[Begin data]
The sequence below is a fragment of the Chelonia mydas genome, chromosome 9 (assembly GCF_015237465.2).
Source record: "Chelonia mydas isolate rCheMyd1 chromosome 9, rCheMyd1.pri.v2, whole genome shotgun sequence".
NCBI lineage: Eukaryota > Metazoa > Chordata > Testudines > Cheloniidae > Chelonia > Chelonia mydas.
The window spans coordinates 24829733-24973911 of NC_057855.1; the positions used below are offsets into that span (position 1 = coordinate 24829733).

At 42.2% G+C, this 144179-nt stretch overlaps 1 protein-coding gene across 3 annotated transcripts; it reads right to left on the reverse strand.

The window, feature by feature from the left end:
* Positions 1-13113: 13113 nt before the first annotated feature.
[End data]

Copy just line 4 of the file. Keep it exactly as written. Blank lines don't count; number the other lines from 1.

The window spans coordinates 24829733-24973911 of NC_057855.1; the positions used below are offsets into that span (position 1 = coordinate 24829733).